Product pages are meat and potatoes to the online copywriter.
It's an interesting challenge (honestly) to describe 500 products in a way that matches the client's tone of voice, works on all the necessary platforms, doesn't break the template, and actually helps the customer to make a selection.
Perhaps the most difficult part comes when you're faced with a number of very similar products that nonetheless need separate product pages.
The same, but different
So how can you differentiate products that have very similar technical features?
One trick is to prioritise. The best feature of one phone might be its camera, so you could choose to put that first. This is another rule you can build into your format – identify a hero feature for each product that's always the first one listed.
This won't always be possible, because you might want to list features in a specific order that is consistent across a product range. In describing laptops, for instance, you might begin with screen size and then move on to processor speed and RAM in that order. In that case you'll need to make the distinction elsewhere in your copy.
Tell a different story
Very similar products might still have different audiences or use cases, and that can be a source of useful variation for you. I like to use the example of a bicycle computer with built-in GPS. Here are two stories about how it could be used:
- Find the best route to work – you can even choose to avoid major roads (and hills...)
- Track your development through the season – plan and record training distances, times and climbing stats.
You could plausibly use these different, benefit-led scenarios to describe very similar products: one aimed at commuters and the other at sports cyclists.
The same goes for trainers. Runners, for instance, might be looking for a pair of pumps that are light and flexible, whereas tennis players are probably going to be looking for something that gives them grip and stability on the court.
ASICS is one brand that tailors the language and benefits of each product description to reflect the needs of its different consumer groups:
If you're going to address different audiences, use any audience segmentation you can get your hands on as a starting point for some basic user personas and see if there's a way to subdivide products accordingly. This kind of digging into your audience's needs and journeys is always helpful.
Formats are your friend
To get started, you need to discover which elements are the same or similar from product to product, and which can vary. Both types of elements need rules.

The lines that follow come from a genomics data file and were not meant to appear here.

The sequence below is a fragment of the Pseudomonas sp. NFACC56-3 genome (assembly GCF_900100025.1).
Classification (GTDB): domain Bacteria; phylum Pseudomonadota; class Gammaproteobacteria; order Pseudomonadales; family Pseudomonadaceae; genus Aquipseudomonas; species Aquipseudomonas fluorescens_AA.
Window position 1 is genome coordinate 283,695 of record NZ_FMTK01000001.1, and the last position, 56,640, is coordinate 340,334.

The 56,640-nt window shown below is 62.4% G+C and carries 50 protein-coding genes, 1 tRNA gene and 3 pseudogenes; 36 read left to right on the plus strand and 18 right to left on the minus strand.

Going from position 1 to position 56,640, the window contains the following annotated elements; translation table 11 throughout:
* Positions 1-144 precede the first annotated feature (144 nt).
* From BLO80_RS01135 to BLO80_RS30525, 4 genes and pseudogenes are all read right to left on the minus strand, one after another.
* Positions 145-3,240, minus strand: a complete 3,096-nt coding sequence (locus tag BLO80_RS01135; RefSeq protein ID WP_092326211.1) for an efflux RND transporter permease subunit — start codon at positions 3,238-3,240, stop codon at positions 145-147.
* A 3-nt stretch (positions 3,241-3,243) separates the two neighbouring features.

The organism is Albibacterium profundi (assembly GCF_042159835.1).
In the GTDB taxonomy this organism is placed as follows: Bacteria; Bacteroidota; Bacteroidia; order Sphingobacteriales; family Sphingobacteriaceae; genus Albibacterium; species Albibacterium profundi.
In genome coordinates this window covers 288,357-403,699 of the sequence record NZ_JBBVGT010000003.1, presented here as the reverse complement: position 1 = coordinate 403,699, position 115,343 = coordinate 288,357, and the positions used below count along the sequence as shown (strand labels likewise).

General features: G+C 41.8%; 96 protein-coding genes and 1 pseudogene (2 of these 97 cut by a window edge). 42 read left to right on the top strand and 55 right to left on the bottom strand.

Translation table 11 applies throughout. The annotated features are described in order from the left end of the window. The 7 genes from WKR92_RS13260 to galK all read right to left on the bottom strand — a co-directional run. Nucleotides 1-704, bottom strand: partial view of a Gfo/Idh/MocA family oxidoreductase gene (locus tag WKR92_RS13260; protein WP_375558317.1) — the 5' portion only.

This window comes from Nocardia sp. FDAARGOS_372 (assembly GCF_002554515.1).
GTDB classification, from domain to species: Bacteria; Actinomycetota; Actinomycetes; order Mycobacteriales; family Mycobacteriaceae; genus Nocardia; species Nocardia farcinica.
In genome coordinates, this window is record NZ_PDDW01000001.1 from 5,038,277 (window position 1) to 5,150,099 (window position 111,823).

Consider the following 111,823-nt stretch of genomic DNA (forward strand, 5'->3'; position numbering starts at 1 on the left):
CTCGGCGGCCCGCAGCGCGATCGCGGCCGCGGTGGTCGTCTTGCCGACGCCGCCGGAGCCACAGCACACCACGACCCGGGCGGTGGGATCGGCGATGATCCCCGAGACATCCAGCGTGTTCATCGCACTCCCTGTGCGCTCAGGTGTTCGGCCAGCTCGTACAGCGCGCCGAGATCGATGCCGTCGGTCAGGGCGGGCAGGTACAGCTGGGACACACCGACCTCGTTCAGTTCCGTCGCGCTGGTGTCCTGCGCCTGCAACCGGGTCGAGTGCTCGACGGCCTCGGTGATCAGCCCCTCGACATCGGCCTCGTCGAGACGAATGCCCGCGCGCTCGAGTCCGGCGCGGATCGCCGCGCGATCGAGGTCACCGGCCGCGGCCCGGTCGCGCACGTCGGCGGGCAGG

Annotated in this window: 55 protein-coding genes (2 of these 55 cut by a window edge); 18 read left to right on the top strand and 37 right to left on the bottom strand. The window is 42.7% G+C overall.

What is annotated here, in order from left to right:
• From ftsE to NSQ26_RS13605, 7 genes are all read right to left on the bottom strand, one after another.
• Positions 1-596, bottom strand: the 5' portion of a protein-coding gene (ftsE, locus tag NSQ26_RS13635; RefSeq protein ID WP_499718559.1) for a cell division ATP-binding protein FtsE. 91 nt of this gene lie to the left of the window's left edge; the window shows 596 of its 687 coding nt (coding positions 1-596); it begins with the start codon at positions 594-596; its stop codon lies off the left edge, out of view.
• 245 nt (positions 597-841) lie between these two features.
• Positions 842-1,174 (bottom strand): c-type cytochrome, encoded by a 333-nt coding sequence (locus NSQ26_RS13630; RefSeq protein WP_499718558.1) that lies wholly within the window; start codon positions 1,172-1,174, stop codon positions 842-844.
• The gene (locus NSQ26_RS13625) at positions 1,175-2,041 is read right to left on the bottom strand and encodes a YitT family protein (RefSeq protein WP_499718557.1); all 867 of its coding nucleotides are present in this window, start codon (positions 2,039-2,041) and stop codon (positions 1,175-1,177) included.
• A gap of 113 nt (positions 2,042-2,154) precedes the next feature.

So break the product page down into its constituent parts and lay down rules for how to document both the matching elements and the variations. Crucially these rules are guidance on both form and content – such as, for instance, that a strapline should mention the product's main use and should also be under 50 characters in length.
Creating modular content formats like this gives you the chance to think ahead about where your content will appear – web, mobile, tablet… Content that's organised into clearly defined elements is easier to publish, localise and adapt for new platforms, making content governance smoother further down the line.
Standard points for standard features
Very often you'll find that description of a product consists of a short introduction followed by a list of features. If features are the same or very similar across more than one product, describe them in the same way. Because if you don’t you’ll create reader confusion. Readers may think the products are a little different from each other in a way they don't understand.
Remember that product pages are typically serving people in the comparison-shopping stage of their journey – that's why retailers have ‘add to wish list’ or ‘save for later’ buttons as well as the ‘add to basket’ button for people who are ready to buy. Since they're trying to compare products, it's in your best interest to help them do that and push them further down the sales funnel.
Popular e-tailers like Currys include an overview section for all of their products, so that users can quickly compare the main features of various brands of cameras, for instance.
If you find you have a standard set of features, include rules for how to write each feature in the guidelines for your content format.
Dealing with third-party content
If you're creating content for a retailer, the source material for product descriptions will often come from manufacturers – so you will have as many lengths, styles, formats and tones of voice as you have manufacturers.
Your task then is to rework this copy into the right tone of voice for the retail site you're publishing on – not just for branding purposes, but to make your content unique.
You're going to need clear guidelines for tone of voice and execution guidelines for your content formats, including plenty of examples.
In summary: automate what you can but leave room for flair
Your overall aim is to create a set of simple, rules for each product page that leave room for creativity while freeing up the writer from having to think about structural basics such as how long a heading should be or how many features should appear in a list.
Designing a good underlying structure for your product pages doesn't just make production more efficient. It also results in consistent content that makes it easy for readers to compare, decide, and, ultimately, to buy.